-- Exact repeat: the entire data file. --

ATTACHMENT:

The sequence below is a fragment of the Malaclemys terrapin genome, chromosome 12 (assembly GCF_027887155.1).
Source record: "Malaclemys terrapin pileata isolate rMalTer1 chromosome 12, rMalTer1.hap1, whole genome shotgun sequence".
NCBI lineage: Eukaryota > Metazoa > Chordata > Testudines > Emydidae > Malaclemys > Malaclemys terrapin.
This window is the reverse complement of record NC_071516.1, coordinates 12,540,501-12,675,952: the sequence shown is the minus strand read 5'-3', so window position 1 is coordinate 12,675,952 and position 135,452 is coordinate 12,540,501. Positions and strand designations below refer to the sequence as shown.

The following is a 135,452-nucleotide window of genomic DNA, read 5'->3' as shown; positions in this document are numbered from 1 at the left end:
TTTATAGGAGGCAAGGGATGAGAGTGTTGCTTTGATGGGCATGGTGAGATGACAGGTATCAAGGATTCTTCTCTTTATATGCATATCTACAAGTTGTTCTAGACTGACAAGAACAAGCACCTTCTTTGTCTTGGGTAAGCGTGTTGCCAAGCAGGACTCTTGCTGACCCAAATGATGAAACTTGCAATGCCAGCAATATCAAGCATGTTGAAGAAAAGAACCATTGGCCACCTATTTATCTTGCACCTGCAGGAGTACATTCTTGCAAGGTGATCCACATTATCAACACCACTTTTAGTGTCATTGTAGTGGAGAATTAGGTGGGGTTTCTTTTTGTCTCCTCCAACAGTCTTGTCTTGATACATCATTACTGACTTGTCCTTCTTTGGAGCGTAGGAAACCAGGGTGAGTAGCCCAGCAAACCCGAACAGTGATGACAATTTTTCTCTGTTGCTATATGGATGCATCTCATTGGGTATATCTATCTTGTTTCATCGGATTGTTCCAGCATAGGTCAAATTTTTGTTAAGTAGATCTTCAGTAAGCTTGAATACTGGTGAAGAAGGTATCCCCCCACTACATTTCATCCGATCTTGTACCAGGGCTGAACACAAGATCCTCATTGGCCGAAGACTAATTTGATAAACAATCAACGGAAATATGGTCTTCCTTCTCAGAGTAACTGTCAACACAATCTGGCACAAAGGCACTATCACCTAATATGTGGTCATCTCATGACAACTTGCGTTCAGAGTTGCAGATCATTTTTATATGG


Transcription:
The sequence below is a fragment of the Malaclemys terrapin genome, chromosome 12 (assembly GCF_027887155.1).
Source record: "Malaclemys terrapin pileata isolate rMalTer1 chromosome 12, rMalTer1.hap1, whole genome shotgun sequence".
NCBI lineage: Eukaryota > Metazoa > Chordata > Testudines > Emydidae > Malaclemys > Malaclemys terrapin.
This window is the reverse complement of record NC_071516.1, coordinates 12,540,501-12,675,952: the sequence shown is the minus strand read 5'-3', so window position 1 is coordinate 12,675,952 and position 135,452 is coordinate 12,540,501. Positions and strand designations below refer to the sequence as shown.

The following is a 135,452-nucleotide window of genomic DNA, read 5'->3' as shown; positions in this document are numbered from 1 at the left end:
TTTATAGGAGGCAAGGGATGAGAGTGTTGCTTTGATGGGCATGGTGAGATGACAGGTATCAAGGATTCTTCTCTTTATATGCATATCTACAAGTTGTTCTAGACTGACAAGAACAAGCACCTTCTTTGTCTTGGGTAAGCGTGTTGCCAAGCAGGACTCTTGCTGACCCAAATGATGAAACTTGCAATGCCAGCAATATCAAGCATGTTGAAGAAAAGAACCATTGGCCACCTATTTATCTTGCACCTGCAGGAGTACATTCTTGCAAGGTGATCCACATTATCAACACCACTTTTAGTGTCATTGTAGTGGAGAATTAGGTGGGGTTTCTTTTTGTCTCCTCCAACAGTCTTGTCTTGATACATCATTACTGACTTGTCCTTCTTTGGAGCGTAGGAAACCAGGGTGAGTAGCCCAGCAAACCCGAACAGTGATGACAATTTTTCTCTGTTGCTATATGGATGCATCTCATTGGGTATATCTATCTTGTTTCATCGGATTGTTCCAGCATAGGTCAAATTTTTGTTAAGTAGATCTTCAGTAAGCTTGAATACTGGTGAAGAAGGTATCCCCCCACTACATTTCATCCGATCTTGTACCAGGGCTGAACACAAGATCCTCATTGGCCGAAGACTAATTTGATAAACAATCAACGGAAATATGGTCTTCCTTCTCAGAGTAACTGTCAACACAATCTGGCACAAAGGCACTATCACCTAATATGTGGTCATCTCATGACAACTTGCGTTCAGAGTTGCAGATCATTTTTATATGG